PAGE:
Wednesday, October 18, 2006

Letters of Recommendation

In an ephemeral span of nine days in February 2003, I wrote eight letters of recommendation that would ultimately change the course of Man's evolution. You see, Florida State had built an all-inclusive dormitory specifically for music majors, where students could live in high tech suites with computer labs, practice rooms, and classrooms all in the same building. The concept was very similar to that of a mental hospital, but with slightly more sanitary conditions. As an aside, it should also be noted that Virginia Tech tried the same type of idea, and ended up with an abandoned building that used to be a campus hospital, with one classroom and forty-seven used hypodermic needles littering the floors like pointy presents for piccoloists.

Now it wasn't just any old music major that was allowed to stay in this dorm at Florida State -- you had to have impeccable credentials and be able to read alto clef, which meant that most of my "half a semester behind the curve didn't quite pass the entrance exam" students were already at a disadvantage. To remedy this, a few of them came to our hero, their favourite instructor as evidenced by the student evaluation form below.

This was the first time I had ever been able to directly mold the course of innocent students' futures (apart from the time I taught a class that tenor clef was called the K clef because it transposed the standard A to G notes to a new set from K to Q) so I took my responsibility quite seriously. First, I asked them all why they wanted to live in this magical dorm of candy and unicorns. I had to ask, because I was having trouble thinking of good reasons for myself. Why would you want to live with people you have to attend every class with already, people who you're probably staring mental daggers at during rehearsals because you think they suck and you should be first chair? Wouldn't living in a music dorm be giving yourself tunnel vision instead of experiencing the full college experience? Who wants to live over a tuba practice room?

The only reason I could come up with was "sometimes cute girls drag themselves out of bed and stumble into morning classes in their pajamas" which did not seem compelling enough to deserve a change of residence. Then again, I could be biased coming from a computer science background -- living with one computer science major was enough for me and I would have dropped out of college the minute someone suggested a dorm full of nothing but guys with the social skills of that one flatulent dolphin in the pod.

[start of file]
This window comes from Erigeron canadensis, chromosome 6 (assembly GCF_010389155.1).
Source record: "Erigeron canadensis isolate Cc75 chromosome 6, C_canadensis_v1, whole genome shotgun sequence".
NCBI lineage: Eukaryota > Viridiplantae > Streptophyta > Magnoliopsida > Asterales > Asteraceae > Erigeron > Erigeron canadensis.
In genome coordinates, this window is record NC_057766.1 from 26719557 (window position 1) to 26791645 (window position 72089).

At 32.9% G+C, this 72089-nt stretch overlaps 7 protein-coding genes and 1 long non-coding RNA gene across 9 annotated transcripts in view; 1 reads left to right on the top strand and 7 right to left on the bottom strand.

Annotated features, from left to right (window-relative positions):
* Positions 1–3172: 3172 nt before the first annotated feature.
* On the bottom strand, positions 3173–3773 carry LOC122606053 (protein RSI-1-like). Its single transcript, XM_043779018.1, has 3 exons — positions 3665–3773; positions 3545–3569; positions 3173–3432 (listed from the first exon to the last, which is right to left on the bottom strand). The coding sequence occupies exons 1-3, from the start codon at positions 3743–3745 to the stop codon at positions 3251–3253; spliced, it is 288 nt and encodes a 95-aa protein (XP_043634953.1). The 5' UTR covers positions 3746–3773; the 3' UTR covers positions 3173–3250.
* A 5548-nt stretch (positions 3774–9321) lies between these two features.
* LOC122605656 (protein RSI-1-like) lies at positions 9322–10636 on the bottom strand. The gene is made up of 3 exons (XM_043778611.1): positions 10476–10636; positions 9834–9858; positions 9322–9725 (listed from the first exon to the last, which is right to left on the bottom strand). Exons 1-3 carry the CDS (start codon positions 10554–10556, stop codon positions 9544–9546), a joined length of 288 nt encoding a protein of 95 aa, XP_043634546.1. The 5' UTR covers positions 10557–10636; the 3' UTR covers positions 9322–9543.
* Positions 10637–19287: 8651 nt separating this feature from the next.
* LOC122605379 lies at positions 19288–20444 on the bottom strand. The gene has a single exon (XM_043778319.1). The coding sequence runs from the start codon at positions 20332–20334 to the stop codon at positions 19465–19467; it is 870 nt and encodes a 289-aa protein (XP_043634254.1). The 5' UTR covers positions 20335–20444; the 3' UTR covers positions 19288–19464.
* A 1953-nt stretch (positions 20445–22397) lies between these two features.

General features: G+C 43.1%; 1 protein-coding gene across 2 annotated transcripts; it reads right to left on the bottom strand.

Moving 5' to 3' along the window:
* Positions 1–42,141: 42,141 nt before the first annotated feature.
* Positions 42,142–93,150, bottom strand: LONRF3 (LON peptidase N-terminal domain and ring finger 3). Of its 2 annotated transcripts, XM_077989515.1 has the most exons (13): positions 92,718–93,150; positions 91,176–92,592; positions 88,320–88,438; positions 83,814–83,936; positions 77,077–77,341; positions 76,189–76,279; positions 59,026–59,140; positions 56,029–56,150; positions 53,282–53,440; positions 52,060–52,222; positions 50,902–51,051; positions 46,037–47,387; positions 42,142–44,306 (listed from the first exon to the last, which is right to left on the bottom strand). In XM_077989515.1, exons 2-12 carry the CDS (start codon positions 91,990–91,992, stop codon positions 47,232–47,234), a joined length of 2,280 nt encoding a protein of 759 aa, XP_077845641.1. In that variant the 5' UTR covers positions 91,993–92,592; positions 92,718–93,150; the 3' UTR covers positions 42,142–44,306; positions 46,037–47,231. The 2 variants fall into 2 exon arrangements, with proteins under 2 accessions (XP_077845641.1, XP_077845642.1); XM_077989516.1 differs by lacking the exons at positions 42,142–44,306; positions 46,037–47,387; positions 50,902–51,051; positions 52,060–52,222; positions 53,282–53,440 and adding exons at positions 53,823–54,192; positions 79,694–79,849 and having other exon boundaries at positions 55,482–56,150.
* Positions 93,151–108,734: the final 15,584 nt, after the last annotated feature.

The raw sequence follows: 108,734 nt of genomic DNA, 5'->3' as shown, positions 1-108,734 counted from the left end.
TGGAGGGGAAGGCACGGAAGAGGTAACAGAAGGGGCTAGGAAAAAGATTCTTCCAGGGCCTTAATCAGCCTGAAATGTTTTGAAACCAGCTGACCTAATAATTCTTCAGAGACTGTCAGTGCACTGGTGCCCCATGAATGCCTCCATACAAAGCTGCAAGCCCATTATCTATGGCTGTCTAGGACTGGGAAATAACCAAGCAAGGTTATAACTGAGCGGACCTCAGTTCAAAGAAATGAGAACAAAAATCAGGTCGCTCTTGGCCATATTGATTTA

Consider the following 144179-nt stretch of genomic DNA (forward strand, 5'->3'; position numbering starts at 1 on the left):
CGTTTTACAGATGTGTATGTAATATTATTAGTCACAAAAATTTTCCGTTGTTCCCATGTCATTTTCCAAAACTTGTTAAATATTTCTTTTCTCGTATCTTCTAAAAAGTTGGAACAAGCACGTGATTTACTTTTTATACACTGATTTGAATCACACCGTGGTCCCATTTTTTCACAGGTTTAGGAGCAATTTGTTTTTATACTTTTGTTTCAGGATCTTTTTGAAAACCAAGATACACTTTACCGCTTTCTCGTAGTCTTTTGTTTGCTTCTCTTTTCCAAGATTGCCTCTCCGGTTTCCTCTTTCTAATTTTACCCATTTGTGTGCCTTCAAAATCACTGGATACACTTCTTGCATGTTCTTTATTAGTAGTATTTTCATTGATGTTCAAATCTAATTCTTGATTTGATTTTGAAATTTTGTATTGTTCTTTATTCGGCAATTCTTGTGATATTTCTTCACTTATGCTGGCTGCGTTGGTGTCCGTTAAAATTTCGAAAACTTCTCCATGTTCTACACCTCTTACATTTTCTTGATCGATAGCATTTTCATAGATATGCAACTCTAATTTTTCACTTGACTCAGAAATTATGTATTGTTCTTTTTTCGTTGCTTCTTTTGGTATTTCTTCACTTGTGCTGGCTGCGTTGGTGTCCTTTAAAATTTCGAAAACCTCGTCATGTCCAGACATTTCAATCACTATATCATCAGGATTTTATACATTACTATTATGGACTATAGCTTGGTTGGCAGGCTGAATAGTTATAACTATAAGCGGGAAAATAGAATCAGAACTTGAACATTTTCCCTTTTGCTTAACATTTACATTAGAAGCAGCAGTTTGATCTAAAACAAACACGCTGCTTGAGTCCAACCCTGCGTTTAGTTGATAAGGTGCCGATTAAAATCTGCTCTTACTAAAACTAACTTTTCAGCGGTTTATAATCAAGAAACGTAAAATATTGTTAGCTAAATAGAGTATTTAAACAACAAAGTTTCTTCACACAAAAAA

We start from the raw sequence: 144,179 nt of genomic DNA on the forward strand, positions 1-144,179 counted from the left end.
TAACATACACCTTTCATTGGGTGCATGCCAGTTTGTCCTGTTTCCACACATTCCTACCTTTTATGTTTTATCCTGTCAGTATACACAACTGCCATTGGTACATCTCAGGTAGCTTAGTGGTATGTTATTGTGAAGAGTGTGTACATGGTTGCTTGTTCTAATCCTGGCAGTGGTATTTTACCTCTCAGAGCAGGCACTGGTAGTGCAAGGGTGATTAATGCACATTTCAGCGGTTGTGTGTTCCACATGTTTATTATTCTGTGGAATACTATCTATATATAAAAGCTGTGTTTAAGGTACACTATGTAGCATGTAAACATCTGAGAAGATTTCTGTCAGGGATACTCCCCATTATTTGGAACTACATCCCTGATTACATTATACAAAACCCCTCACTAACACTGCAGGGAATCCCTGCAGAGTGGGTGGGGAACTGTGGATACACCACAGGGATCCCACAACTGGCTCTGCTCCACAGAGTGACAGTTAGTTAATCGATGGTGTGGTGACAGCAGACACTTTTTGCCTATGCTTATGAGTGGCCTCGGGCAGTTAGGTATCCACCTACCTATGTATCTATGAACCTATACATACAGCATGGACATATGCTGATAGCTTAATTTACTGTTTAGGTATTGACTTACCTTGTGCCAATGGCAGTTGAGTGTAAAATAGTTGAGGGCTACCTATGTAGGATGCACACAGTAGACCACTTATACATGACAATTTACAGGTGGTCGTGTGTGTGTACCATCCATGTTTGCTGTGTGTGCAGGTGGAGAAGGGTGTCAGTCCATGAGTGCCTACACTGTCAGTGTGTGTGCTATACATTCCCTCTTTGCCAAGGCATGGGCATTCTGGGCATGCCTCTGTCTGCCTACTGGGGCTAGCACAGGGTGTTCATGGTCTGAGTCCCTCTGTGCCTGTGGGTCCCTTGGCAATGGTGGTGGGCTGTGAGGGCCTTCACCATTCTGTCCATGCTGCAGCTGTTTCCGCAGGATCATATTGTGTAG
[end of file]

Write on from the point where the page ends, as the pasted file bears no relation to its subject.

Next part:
The difficult part of writing letters of recommendation is not making an average student look decent or going overboard with praise. The kicker is trying to make each one a little different than the last. This isn't so noticeable with two or three, but by the time you hit number eight, you're struggling for ideas like John Grisham after taxes. Ultimately all of my letters followed a similar pattern to this one:

This letter is in regards to Leeroy Brown, who is applying for residency in Cawthon Hall next year. This is the second semester that I have been Leeroy's instructor -- he was enrolled in MUT 1001: Music Fundamentals last semester and is currently my student in MUT 1241: Sight Singing and Ear Training I.

Change the name for each letter, and I'm good to go.

Leeroy has an extensive background in theatre and dance, but did not have any formal music theory training before he came to Florida State University. However, this did not deter him from choosing the B.M. Musical Theatre track over the B.F.A. track in Theatre. He chose this more difficult path so he could have a full understanding and appreciation for music theory, and possibly compose his own music at some point in the future.

Or I have no idea why he picked that track, except that taking the B.F.A. track would get B.F.A. embossed on his diploma, and that's just going to lead to unfortunate misunderstandings in interviews. Smart choice, Leeroy, smart choice.

Leeroy started Fundamentals with a 100% on his first quiz, but his grades began to drop as the materials became increasingly harder. However, he was one of the few students in the class to take advantage of extra help, and put in extra time to make sure that he understood the material. Other students with declining grades either changed their major or learned just enough to succeed on exams. By the end of the term, Leeroy had bumped his quiz scores up to a competitive level against the class average.

"Competitive level" is a nice way of saying that if his grade and the class average had a fight, his grade would last at least two rounds.

So far, Leeroy has perfect attendance in my sight singing class (which is held in Cawthon). The atmosphere of being surrounded by like-minded musicians has had a positive effect on his studies, and I believe that it would be beneficial for him to live there next year.

Notice my subtle segue into mentioning the dorm -- now you can see where those crazy Friday Fragments skills came from!

The best part is that I don't even know if any of them made it into the dorm the following year, or if they all dropped out of college and danced tables to fund their out of control meth habits.

Dooce in the news
Jill Splonskowski plans to attend a Halloween party as a sexy firefighter
The suspect was missing a large quadrant of hair from the front of her head

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